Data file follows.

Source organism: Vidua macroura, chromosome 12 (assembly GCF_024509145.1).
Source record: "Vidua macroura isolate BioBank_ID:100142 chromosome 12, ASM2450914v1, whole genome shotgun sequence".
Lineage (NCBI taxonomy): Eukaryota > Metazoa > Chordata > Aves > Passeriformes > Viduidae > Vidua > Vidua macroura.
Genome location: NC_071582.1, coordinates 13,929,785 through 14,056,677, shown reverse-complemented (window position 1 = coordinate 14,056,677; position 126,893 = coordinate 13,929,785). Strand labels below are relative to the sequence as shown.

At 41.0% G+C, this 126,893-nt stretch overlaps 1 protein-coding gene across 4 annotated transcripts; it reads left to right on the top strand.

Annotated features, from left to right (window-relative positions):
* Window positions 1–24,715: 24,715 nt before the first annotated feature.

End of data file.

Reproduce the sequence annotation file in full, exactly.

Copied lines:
Source organism: Vidua macroura, chromosome 12 (assembly GCF_024509145.1).
Source record: "Vidua macroura isolate BioBank_ID:100142 chromosome 12, ASM2450914v1, whole genome shotgun sequence".
Lineage (NCBI taxonomy): Eukaryota > Metazoa > Chordata > Aves > Passeriformes > Viduidae > Vidua > Vidua macroura.
Genome location: NC_071582.1, coordinates 13,929,785 through 14,056,677, shown reverse-complemented (window position 1 = coordinate 14,056,677; position 126,893 = coordinate 13,929,785). Strand labels below are relative to the sequence as shown.

At 41.0% G+C, this 126,893-nt stretch overlaps 1 protein-coding gene across 4 annotated transcripts; it reads left to right on the top strand.

Annotated features, from left to right (window-relative positions):
* Window positions 1–24,715: 24,715 nt before the first annotated feature.